Eastern Europe 2005 – a memorable travel journey!

Mostar

Mostar

In 2005, my good friend Karina Muller and I travelled  through Croatia, Montegro and Serbia.  It was one of my best travel experiences yet. I remember the bus ride to Kotor was amazing and the coastline was simply stunning.  I also remember that it was on this trip that I developed a real taste for seafood. I have been hooked on seafood (no pun intended) ever since.

Some of my best experiences on this trip was visiting Mostar. I remember there was still a lot of war torn damage to buildings but in the 10 years since the Bosnian War, it had certainly come a long way. We met a really nice guy called Kamel who was our guide. Kamel survived the war but I distinctly remember he was one of the most positive people I had ever met. I recall a conversation where he said that for nearly two years he lived in a basement and the only time he went outside was to get water. He showed us a scar that was caused by the explosion of a grenade and  he said that his father was sent to a concentration camp. But his attitude now is that life must go on and has had the opportunity to travel when the war ceased and taught himself English.

After Mostar we arrived by train to Sarajevo. The train ride was only three hours long but it was very scenic.  So many large buildings bear witness to the past.  There was red wax on the roads and footpaths which indicated where mortar shells had landed, taking the lives of innocent people. The Sarajevon’s had used the red wax to fill potholes as a symbol of the lives lost. It was not unusual to see men with just one leg hobbling around with a stick.

We drove down a dual carriageway road which has been nicknamed Sniper Alley because there was a multi-story block of flats from which the Serbs used to shoot anyone who came into their sights heading towards the main city area. The block of flats still stands as a silent sentinel to the past. It is completely gutted and nobody lives there now.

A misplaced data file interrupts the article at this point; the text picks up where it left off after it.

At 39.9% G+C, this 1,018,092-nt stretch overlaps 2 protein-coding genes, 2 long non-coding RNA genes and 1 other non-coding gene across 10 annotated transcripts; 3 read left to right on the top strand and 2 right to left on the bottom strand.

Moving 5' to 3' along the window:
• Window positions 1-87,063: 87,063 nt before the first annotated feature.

We then went to the Kolar family home which was the site of a tunnel built under the runway at the airport.  Sarajevo was under siege for four years and this tunnel was the only thing that ensured the survival of the people still living there. It was literally the life support for the population. The tunnel provided the means to provide water, electricity, food, etc as well as refreshing the troops and arms. The family which owns the home no longer lives there, however they have created a museum of the tunnel and they are there to explain the tunnel’s importance. Father and son both fought in the war.

After Sarajevo, Karina and I arrived in Belgrade. We only spent two days in Belgrade and then we got the overnight train to Budapest, Hungary. We had to catch a bus to Novi Sad which was an hour outside Belgrade to get the train. Getting around in Serbia was quite difficult at this stage because not many people spoke English and we did try and speak the Serb-Croat language but very badly. “Govorite li engleski” which means do you speak English. We got many laughs!

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~ by Shae on September 1, 2009.

One Response to “Eastern Europe 2005 – a memorable travel journey!”

  1. This is a excellent write up Shae, superbly dipicted! I am of Croatian background and despite growing up up in Australia I still got to embrace many cultral traditions here during my youth such as making wine, growing produce (living off the land) and having big feast gatherings for religious events. I was fortunate enough to go to Croatia 20 years ago with my grandmother hence reading this has brought back so many wonderful memories. I even have a picture that is very similar to the one you have taken. Unlike you I have always liked seafood but in Croatia it was the most succulent I have ever tasted perhaps that’s got something to do with the beautiful clear waters. I also went canoeing, swimming, boating and spent some time on farms whilst over there and can also recall the peaches being the size of rockmelons. Just having one in a room would make it smell so fragrant and the taste again was divine. My grandmother did talk of the war often but at the time I was a bit too young to understand not to mention her croatian was very fast especially when expressing with such great emotion as she did.

    Heres a few more words for you..

    Dovi jan ya which means good bye

    Kukosi which means how are you?

    Volim Vino… this one is a must to remember is means I love wine!

    Well done. Maree

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